And here’s the thing, I was trans. Maybe I wasn’t trans in the same way as people who are completely happy with their transition but I spent nearly ten years of my life fully convinced I was trans and living out those beliefs. I took t for a total of four years and both times I took it I enjoyed much of the experience and found a lot of relief from my dysphoria. Even when I stopped hormones this last time I was initially happy that a lot of the changes were permanent and didn’t start shaving my beard off until over a year had passed. I changed my name and eventually made the change legal and I changed the gender marker on my ID (in my state you don’t need surgery to do so, just a letter from your doctor). Pre-t, I used to study passing tips on the internet obsessively and would become horribly upset when I failed to pass. I came out as a man to my family and talked and argued with them until most of them accepted it. My dad ended up accepting me as a man after I started t and he saw how much less anxious and more together I seemed. My friends all accepted me as trans and treated me like a guy. I went several times to a camping event for transmasculine people and none of them seemed to think that I stood out. A lot of trans guys I met over the years were very impressed by my ability to pass and complimented me on it.
In short, I fit within the wide range of trans male experience. I’m sure there are plenty of trans guys who had completely different experiences than I did but all of us are/were “really” trans because there is no one definitive way to be trans. I’m not someone who thinks that someone just has to say that they are something to be it. I understand and generally agree with people who say that you need to experience sex dysphoria to qualify as trans. Even when you lay down essential criteria though there’s still going to be a a huge variation between individuals. Sometimes being trans is temporary, sometimes it isn’t.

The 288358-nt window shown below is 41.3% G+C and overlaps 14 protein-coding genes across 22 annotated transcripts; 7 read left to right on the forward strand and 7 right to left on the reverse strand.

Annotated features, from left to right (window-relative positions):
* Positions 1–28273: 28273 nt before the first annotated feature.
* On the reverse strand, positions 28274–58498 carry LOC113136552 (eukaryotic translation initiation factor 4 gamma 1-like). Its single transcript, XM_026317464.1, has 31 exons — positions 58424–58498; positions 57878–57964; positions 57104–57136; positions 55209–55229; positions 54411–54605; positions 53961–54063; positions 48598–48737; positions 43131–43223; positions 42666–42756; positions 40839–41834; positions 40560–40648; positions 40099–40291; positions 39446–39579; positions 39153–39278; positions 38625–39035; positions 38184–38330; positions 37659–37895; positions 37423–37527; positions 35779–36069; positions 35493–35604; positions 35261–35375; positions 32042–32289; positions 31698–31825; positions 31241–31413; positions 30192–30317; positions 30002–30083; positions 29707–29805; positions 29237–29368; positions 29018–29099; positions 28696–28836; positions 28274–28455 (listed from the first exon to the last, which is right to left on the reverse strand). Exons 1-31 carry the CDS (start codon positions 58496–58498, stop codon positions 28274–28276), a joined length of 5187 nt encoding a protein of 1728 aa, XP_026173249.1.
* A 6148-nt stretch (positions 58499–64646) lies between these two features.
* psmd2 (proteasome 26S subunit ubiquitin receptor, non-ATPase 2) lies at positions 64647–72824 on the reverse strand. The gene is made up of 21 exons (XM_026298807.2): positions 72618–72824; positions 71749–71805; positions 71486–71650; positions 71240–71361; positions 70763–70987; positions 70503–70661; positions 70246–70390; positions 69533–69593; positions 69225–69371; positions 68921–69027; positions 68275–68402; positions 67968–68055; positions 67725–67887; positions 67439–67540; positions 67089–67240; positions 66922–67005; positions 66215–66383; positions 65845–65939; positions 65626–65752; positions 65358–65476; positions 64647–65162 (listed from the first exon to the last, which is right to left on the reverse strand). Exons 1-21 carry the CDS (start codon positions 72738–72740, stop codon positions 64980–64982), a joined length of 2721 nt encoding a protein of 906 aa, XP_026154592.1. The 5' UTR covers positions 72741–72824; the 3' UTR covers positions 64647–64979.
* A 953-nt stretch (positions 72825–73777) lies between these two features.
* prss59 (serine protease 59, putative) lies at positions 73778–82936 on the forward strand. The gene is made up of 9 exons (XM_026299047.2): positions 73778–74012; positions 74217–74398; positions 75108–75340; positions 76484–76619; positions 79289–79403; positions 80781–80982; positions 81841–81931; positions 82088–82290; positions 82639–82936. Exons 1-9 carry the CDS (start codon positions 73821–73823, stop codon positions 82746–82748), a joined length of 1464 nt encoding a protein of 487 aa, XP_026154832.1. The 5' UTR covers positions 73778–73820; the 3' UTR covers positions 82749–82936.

I would say that I was trans because at the time I met the necessary criteria and not only did I see myself as trans, so did the rest of the people I knew. The people who didn’t know I was trans saw me as a guy. So my identity didn’t just exist in my head, it was reflected back at me and had real world consequences. It changed the quality of my life in many substantial ways. I spent plenty of time bonding with trans guys over what it’s like to live and transition in a world that’s ignorant of and hostile to trans people. I used to read what trans men and genderqueer people wrote in order to find experiences I could empathize with. Obviously, there must be some differences between myself and trans men because I detransitioned and they haven’t but there’s still a fair number of similarities.
And those similarities seem to threaten you, anon, because you seem to think that if I used to be trans and felt dysphoric and now I don’t then that means any trans person could potentially not be trans in the future. Which I think is true, any person who now considers themselves trans could one day no longer see themselves that way. Any person who transitions could one day detransition. No one can know for certain how they’re going to see themselves in the future.
But I’m not trying to tell people what to do with their lives and bodies because that’s not my place. I want to ask questions and I want to get people to think. I think a lot people are transitioning due to psycho-social factors and I want to challenge many of the ideas that lead some people to transition. I think it’s possible that all forms of transsexuality could have a social and psychological basis instead of being caused by biological conditions but there’s no way for me to know that for sure and I recognize that some people derive a lot of relief from changing their bodies. At the very least it helps them live in the world as it is and I would not tell another person how to survive.
At the same time I personally know how damaging transitioning can potentially be, how it can be a form of self-destruction and I will not hesitate to speak out on that aspect and insist that people recognize that dysphoria can be a symptom of trauma and internalized sexism and that transitioning is not the only way to treat it.